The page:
out that my ideas were not crazy after all. According
    to the City of Cleveland's Division of Water
    , a man by the name
    of Benhu Johnson started a water delivery company in 1810. He would
    deliver 2 barrels of Lake Erie water to your home for 25 cents.
    They go on to say that others started water companies but none were
    able to handle the development of a water works for an entire city.
    Therefore, government had to step in and fix the problem. This is
    the classic "market failure" argument that is used to
    justify government action.

    Now since government
    maintains a monopoly on water distribution, we will never see what
    alternatives the free market can deliver. However, we can compare
    it to another utility that is much less regulated: cellular telephone
    service.

    I work for
    a cellular service provider as a network engineer and I have seen
    the cost of service decrease while the reliability and range of
    services offered has increased. Nowadays, cell phones are capable
    of much more than voice communications, they offer: text messaging,
    email, high-speed internet access, driving directions, enhanced
    911 services, and much more.

    Unlike the
    water department which waits until the system is falling apart before
    making needed upgrades, we constantly maintain and upgrade the network.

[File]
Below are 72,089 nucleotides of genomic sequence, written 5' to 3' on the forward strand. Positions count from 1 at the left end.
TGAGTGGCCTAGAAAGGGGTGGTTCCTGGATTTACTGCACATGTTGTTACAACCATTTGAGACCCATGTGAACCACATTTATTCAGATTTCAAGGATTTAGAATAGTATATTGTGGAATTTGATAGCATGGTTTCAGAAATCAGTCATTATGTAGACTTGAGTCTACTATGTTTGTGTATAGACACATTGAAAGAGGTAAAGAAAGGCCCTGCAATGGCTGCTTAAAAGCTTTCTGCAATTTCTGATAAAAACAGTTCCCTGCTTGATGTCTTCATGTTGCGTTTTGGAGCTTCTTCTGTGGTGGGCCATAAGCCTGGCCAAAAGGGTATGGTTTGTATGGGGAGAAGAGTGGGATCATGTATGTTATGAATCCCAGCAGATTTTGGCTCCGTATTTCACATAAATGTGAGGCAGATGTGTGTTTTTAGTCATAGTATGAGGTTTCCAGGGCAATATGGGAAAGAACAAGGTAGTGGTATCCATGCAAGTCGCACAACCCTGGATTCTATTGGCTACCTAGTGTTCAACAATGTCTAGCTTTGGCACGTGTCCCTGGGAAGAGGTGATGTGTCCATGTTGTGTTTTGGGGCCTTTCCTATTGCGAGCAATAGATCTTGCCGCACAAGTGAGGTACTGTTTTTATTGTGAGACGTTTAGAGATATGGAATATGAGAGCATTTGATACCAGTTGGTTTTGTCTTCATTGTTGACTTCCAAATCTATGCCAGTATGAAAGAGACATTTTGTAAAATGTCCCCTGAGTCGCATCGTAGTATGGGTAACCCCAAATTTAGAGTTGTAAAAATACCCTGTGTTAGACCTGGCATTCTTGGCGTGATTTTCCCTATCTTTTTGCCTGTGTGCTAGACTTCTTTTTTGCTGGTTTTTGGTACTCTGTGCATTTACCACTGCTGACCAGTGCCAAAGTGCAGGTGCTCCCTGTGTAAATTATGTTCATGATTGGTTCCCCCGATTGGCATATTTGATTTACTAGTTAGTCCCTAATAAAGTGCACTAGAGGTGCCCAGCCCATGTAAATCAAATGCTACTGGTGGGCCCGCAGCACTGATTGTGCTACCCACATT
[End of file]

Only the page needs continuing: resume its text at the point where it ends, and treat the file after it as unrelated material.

Over the past few months we have been working hard to add capacity
    to our networks so that they are ready to handle the increased traffic
    that occurs over the holiday season.

    When the blackout
    of 2003 hit Cleveland, most of the pumping stations went down and
    much of the city was without water for days on end. In contrast,
    our network facilities are backed up by generators and so we remained
    operational throughout the blackout with only a minor decrease in
    capacity.

    Technology
    and innovation are what enables us to do more for less. Fiber-optic
    lines have replaced copper wires; digital technology has replaced
    analog technology. It used to take several racks full of high-power
    equipment to handle 100 phone calls. Today, a single rack of low-power
    equipment can serve several hundred phone calls.

    What would
    a modern water system look like if we applied the same level of
    energy and innovation to it? Perhaps we would have separate water
    systems in our homes. High quality water could be used for drinking
    and cooking while cheaper, low quality water could be used for toilets
    and washing machines. I am only speculating. I am sure there are
    plenty of smart Civil Engineers who can offer creative solutions.

    So despite
    what others say, there are always alternatives to government action.
    Unfortunately, Clevelanders will not be allowed to consider any
    other alternative when it comes to their water bills. Instead, they
    will be forced to cough up more money to support another inefficient
    bureaucracy.

    August
    3, 2006

    John
    Taddeo [send him mail]
    is a Professional Engineer who works in the Wireless Communications
    Industry. He spends his mornings at the gym taking Spinning Classes
    before heading off to the doughnut shop for coffee and conversation.

    Email Print
    Share